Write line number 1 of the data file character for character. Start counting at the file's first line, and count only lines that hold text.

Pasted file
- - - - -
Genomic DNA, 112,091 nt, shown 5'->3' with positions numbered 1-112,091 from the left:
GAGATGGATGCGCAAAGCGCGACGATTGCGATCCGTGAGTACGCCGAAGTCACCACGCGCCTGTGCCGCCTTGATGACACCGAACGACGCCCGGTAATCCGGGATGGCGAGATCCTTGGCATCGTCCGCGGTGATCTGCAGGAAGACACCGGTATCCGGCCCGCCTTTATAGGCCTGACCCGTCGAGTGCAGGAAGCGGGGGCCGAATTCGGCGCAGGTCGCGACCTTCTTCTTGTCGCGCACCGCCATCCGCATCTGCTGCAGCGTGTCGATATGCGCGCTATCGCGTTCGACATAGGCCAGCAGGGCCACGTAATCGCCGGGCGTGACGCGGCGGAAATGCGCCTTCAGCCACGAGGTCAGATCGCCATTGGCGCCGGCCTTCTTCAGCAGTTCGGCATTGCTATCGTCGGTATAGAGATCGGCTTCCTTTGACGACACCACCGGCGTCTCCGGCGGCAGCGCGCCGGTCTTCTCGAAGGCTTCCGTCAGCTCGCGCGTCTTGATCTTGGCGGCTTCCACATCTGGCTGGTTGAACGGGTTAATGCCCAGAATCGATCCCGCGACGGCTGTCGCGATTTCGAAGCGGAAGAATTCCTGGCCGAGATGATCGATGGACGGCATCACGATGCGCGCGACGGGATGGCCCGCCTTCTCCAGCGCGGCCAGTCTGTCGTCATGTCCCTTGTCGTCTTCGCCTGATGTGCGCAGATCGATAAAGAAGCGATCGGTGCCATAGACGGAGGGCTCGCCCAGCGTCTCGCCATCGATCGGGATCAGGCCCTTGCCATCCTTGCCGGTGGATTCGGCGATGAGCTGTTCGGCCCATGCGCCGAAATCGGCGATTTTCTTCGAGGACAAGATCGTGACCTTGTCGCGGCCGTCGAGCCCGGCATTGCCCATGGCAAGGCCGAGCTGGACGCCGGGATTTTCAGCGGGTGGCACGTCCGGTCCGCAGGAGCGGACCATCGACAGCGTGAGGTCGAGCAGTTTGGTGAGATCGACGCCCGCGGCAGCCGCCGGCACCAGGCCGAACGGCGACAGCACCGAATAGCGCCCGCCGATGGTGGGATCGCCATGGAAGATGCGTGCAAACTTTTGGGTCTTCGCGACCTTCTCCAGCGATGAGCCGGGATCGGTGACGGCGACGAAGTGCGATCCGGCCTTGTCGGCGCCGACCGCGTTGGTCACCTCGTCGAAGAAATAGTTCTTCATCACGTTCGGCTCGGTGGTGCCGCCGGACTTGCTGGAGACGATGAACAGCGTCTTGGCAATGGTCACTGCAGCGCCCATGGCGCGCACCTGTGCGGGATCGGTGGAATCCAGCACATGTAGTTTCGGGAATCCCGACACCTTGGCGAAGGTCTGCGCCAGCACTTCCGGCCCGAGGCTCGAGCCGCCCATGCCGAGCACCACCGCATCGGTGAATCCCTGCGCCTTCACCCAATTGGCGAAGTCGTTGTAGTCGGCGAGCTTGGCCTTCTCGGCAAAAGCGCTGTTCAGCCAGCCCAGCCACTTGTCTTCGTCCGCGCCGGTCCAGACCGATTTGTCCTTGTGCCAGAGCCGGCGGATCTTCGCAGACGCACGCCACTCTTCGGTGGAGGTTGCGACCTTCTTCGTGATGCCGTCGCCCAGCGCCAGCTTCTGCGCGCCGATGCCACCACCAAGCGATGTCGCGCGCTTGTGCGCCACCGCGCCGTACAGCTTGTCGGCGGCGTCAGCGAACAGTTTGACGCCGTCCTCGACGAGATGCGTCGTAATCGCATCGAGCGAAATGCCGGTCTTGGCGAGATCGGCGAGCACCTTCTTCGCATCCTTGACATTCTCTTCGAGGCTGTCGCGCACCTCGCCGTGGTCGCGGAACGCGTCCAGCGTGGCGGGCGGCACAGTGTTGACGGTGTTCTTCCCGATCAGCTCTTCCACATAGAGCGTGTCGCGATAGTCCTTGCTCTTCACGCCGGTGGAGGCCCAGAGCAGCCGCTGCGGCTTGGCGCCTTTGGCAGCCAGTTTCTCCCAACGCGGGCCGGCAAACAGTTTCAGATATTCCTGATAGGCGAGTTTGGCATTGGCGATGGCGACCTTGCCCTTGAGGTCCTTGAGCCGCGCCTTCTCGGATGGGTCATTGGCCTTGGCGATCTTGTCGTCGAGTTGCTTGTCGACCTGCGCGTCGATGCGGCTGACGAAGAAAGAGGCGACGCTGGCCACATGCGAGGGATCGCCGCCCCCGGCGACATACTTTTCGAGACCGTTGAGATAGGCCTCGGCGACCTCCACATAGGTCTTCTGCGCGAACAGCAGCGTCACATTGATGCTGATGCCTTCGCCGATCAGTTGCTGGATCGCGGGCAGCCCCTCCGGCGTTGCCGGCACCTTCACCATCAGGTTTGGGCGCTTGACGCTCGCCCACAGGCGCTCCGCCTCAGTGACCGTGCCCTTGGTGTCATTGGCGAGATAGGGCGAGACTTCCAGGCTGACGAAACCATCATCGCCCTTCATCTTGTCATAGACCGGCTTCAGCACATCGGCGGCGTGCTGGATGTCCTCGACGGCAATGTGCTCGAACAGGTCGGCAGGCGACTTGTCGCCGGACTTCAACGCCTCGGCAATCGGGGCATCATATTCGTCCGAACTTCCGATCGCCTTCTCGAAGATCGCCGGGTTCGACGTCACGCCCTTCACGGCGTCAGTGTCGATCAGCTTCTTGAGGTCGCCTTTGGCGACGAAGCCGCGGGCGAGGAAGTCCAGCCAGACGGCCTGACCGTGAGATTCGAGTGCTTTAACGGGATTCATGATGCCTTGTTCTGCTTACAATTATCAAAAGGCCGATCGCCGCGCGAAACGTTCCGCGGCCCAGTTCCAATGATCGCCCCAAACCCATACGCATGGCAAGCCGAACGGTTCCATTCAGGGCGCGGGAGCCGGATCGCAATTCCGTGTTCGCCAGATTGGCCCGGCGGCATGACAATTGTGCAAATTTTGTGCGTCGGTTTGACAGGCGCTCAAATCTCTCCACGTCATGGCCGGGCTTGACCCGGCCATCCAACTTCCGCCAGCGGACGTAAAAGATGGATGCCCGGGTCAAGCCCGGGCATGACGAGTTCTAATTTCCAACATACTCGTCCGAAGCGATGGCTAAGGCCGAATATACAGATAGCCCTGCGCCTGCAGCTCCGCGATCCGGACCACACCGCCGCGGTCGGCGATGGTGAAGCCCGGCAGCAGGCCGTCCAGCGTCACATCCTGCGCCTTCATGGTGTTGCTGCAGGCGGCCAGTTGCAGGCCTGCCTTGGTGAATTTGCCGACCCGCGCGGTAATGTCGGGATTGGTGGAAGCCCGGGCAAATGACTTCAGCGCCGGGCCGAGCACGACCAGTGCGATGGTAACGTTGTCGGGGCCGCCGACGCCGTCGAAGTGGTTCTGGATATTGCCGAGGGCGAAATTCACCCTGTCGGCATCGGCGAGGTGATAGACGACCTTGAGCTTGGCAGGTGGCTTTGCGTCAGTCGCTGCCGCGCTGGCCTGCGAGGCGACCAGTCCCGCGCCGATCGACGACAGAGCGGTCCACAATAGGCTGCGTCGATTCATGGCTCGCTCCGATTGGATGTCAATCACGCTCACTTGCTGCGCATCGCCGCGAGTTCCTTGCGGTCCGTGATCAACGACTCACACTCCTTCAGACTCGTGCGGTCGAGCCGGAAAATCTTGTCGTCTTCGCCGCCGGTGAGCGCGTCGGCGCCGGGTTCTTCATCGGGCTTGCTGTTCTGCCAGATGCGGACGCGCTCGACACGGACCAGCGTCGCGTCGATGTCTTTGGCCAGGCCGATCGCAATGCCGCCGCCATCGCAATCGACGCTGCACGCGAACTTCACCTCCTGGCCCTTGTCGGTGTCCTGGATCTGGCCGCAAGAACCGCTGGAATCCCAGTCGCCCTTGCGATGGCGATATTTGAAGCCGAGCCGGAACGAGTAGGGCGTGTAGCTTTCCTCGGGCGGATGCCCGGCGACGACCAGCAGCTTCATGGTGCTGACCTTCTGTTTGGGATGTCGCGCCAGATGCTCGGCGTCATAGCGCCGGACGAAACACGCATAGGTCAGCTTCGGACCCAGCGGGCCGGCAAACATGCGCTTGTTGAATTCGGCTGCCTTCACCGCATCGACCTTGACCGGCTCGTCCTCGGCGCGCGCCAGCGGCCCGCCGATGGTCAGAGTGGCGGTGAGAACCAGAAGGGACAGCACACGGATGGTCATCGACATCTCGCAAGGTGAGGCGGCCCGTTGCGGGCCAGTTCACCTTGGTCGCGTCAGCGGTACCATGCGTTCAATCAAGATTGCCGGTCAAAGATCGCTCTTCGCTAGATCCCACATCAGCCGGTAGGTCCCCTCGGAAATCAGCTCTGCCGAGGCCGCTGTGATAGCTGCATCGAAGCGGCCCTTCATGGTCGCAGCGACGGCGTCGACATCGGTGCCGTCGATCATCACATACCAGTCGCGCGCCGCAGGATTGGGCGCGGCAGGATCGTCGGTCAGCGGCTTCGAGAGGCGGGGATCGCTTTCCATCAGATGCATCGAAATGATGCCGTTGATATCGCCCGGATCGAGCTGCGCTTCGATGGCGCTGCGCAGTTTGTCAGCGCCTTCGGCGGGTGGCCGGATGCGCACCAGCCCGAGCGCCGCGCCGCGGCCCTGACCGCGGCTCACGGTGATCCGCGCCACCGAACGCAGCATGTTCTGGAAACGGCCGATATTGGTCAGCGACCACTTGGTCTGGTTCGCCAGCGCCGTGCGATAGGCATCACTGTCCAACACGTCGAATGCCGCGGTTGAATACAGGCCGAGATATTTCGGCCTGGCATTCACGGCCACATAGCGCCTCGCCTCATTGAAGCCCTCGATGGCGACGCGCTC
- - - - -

Genomic DNA, 112,091 nt, shown 5'->3' with positions numbered 1-112,091 from the left: